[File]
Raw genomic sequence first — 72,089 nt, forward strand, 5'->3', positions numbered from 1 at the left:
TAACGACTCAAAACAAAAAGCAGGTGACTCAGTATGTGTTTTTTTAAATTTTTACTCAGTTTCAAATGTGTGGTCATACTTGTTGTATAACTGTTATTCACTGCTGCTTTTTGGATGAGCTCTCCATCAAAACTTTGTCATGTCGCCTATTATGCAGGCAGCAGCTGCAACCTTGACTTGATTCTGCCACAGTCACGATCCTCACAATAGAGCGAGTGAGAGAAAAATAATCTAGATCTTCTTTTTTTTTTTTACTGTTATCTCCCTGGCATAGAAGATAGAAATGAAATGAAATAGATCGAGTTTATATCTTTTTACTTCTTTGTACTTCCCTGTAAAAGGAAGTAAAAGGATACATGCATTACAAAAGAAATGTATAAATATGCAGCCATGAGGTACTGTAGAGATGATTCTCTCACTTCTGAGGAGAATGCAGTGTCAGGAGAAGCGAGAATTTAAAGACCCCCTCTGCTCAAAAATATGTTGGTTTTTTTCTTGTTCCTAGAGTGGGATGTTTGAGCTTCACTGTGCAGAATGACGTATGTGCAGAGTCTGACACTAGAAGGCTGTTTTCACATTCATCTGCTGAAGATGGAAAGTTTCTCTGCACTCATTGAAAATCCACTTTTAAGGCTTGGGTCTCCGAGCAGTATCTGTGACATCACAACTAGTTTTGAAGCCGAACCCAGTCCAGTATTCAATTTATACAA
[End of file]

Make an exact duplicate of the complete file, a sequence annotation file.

Raw genomic sequence first — 72,089 nt, forward strand, 5'->3', positions numbered from 1 at the left:
TAACGACTCAAAACAAAAAGCAGGTGACTCAGTATGTGTTTTTTTAAATTTTTACTCAGTTTCAAATGTGTGGTCATACTTGTTGTATAACTGTTATTCACTGCTGCTTTTTGGATGAGCTCTCCATCAAAACTTTGTCATGTCGCCTATTATGCAGGCAGCAGCTGCAACCTTGACTTGATTCTGCCACAGTCACGATCCTCACAATAGAGCGAGTGAGAGAAAAATAATCTAGATCTTCTTTTTTTTTTTTACTGTTATCTCCCTGGCATAGAAGATAGAAATGAAATGAAATAGATCGAGTTTATATCTTTTTACTTCTTTGTACTTCCCTGTAAAAGGAAGTAAAAGGATACATGCATTACAAAAGAAATGTATAAATATGCAGCCATGAGGTACTGTAGAGATGATTCTCTCACTTCTGAGGAGAATGCAGTGTCAGGAGAAGCGAGAATTTAAAGACCCCCTCTGCTCAAAAATATGTTGGTTTTTTTCTTGTTCCTAGAGTGGGATGTTTGAGCTTCACTGTGCAGAATGACGTATGTGCAGAGTCTGACACTAGAAGGCTGTTTTCACATTCATCTGCTGAAGATGGAAAGTTTCTCTGCACTCATTGAAAATCCACTTTTAAGGCTTGGGTCTCCGAGCAGTATCTGTGACATCACAACTAGTTTTGAAGCCGAACCCAGTCCAGTATTCAATTTATACAA